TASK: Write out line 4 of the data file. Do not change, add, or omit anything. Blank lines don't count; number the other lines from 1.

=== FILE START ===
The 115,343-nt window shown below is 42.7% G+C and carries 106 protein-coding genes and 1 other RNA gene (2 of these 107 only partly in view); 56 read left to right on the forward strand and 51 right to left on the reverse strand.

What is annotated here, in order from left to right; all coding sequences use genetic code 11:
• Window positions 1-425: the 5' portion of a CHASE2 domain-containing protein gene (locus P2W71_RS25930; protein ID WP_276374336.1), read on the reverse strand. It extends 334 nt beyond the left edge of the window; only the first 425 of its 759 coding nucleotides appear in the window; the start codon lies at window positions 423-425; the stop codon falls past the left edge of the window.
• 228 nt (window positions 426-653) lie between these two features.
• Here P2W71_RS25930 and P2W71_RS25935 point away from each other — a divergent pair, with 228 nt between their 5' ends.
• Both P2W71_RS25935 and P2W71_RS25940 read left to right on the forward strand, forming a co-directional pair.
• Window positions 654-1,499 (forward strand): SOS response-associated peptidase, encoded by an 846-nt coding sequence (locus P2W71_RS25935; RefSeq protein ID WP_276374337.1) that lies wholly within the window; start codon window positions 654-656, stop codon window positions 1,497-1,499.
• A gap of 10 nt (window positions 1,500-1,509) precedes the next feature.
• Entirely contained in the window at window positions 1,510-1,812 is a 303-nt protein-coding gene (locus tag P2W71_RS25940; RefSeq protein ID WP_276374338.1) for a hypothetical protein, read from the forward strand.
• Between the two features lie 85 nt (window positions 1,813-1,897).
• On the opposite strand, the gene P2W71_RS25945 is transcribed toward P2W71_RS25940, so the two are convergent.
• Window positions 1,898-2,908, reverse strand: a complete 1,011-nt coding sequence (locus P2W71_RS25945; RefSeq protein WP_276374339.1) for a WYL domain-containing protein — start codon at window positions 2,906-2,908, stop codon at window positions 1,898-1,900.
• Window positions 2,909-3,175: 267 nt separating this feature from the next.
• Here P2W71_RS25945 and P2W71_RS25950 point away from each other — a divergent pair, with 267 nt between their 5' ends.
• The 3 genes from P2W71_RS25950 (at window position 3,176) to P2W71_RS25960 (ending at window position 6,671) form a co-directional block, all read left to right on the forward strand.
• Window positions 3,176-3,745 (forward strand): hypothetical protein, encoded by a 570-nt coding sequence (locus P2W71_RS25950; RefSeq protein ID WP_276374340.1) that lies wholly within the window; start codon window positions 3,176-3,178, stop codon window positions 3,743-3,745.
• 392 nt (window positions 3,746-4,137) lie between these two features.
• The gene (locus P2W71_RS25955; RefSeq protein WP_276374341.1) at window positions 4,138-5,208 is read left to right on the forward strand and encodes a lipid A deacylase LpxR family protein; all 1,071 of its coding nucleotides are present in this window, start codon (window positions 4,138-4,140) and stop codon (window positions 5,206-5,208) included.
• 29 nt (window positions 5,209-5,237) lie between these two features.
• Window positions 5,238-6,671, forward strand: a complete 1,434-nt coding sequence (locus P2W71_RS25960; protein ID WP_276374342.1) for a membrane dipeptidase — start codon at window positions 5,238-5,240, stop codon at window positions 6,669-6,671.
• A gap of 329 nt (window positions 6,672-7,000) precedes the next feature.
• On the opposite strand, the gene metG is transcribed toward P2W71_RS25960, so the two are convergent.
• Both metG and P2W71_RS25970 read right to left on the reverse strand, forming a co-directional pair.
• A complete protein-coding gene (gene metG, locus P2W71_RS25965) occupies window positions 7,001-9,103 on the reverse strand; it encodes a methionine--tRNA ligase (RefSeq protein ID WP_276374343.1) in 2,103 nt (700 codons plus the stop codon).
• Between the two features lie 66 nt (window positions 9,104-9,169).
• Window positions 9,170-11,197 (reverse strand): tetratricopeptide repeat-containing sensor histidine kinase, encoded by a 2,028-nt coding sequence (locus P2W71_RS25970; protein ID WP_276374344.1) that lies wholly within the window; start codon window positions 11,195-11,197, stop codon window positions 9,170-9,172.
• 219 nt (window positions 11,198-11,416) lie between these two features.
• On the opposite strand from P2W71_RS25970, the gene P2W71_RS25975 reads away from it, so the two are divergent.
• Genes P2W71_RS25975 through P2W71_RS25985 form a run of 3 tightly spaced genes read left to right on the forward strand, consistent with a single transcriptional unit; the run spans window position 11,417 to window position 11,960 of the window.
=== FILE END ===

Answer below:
• 228 nt (window positions 426-653) lie between these two features.